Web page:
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Safety and Sanitation.

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Presentation on theme: "Safety and Sanitation."— Presentation transcript:

1 Safety and Sanitation



4 When working with electric appliances, the safety rules are:
Keep your hands dry. 2. Stand on a dry surface. 3. Keep electric appliances away from water.

5 4. Avoid using metal objects on electrical appliances.
5. Unless absolutely necessary, avoid using an extension cord, make sure the appliance cord as well as any extra parts are in good condition.

6 6. Do not PLUG too many appliances into the same outlet
6. Do not PLUG too many appliances into the same outlet. It could get over-loaded and explode or get over-heated and cause a blackout. 7. When cleaning appliances, make sure that they are unplugged.

7 8. If someone is getting shocked by an appliance, first TURN OFF THE MAIN POWER SOURCE then unplug the appliance before approaching the injured person.

8 To avoid Cuts: SHARP knives are safer than dull knives.
2. Do not put knives in a drawer full of knives. 3. Store knives in a knife block or a knife rack.

9 4. Clean up any broken glass immediately; and wrap your hand in a wet paper towel before touching the broken glass. *If this happens in the lab, get me immediately and let me know what was broken and if anyone was hurt.

10 5. In the case of someone getting cut,. the. general rule is to APPLY
5. In the case of someone getting cut, the general rule is to APPLY PRESSURE by using a clean cloth covering the wound and pressing directly on the wound. 6. Sometimes, you will need to apply pressure on the wound and on the nearest PRESSURE POINT.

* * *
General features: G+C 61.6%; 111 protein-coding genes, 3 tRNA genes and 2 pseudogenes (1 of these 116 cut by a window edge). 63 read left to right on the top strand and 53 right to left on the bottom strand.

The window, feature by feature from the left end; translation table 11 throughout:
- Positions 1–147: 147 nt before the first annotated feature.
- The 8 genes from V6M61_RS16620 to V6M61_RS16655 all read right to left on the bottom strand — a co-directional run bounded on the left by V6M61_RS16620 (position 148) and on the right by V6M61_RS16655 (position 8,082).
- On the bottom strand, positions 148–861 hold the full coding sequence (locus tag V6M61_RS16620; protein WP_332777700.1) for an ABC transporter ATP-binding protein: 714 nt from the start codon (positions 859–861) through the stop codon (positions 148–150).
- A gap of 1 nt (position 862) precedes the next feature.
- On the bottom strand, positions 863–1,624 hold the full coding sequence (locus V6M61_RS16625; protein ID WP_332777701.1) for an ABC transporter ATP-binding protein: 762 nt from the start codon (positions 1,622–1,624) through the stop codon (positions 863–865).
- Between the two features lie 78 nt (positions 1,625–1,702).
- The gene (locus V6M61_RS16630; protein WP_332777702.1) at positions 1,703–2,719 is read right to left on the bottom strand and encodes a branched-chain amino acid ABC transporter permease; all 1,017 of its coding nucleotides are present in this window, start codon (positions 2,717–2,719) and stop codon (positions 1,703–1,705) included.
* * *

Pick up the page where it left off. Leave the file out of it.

11 To avoid getting BURNED:
Stand to the side of the oven when opening it. 2. Use hot pads for handling hot pans etc. (this includes those coming out of the microwave).

12 3. Lift the lids off of foods so the steam goes AWAY FROM YOU and your face.
4. Pull the rack of the oven out, rather than having to reach in. 5. Turn pan handles toward the INSIDE or BACK of the stove.

13 6. If it is a FIRST degree burn, it will be
6. If it is a FIRST degree burn, it will be red, but there will not be any blisters. In this case, you should RUN IT UNDER COLD WATER.

14 7. If it is a second degree burn, it will have blisters and be red. In this case, you can cover with a cool cloth, or have a doctor check it if it is a large area.

15 8. If it is a third degree burn, the skin will be discolored or melted away. In this instance, you should determine how large of an area is burnt, then call for help. Avoid touching the burnt area and lightly cover the area with a cool cloth.

16 How to avoid FALLS: Use a STEP-STOOL to reach things in high places.
2. Clean any SPILLS as soon as they happen.

17 a. Make sure they are breathing.
b. Check for bleeding. c. Make them comfortable. d. Remove them from activity path. 3. If there is a fall, assess the injuries:

18 To help prevent FIRES: Keep all flammable objects away from direct heat. 2. Never put paper towels on the range. 3. Watch your stove carefully. Never leave it unattended.

19 4. If it is a grease fire: Put a LID on it Pour BAKING SODA on it Use a fire EXTINGUISHER

20 5. Do NOT ever use: WATER SUGAR FLOUR

21 What would happen if you threw water on a grease fire?

22 Cleaning and Cleaning Supplies:
You should keep all surfaces and equipment clean. 2. Wash the counter with a disinfectant before you begin to cook. 3. CLEAN AS YOU GO. It will keep the area clean and will make the clean-up much easier.

23 4. To properly wash dishes:
a. Throw away or rinse any food left on dishes b. Fill one sink with hot soapy water c. Fill the other sink with plain hot water d. Wash dishes in soapy water, then rinse all soap away in the plain hot water e. Place dishes in dish rack or dry with a clean towel

24 5. When you are doing the final clean-up,
5. When you are doing the final clean-up, you should wash the dishes in the following order: a. Glassware b. Silverware/Flatware c. Dishware d. Kitchen Tools e. Pots and Pans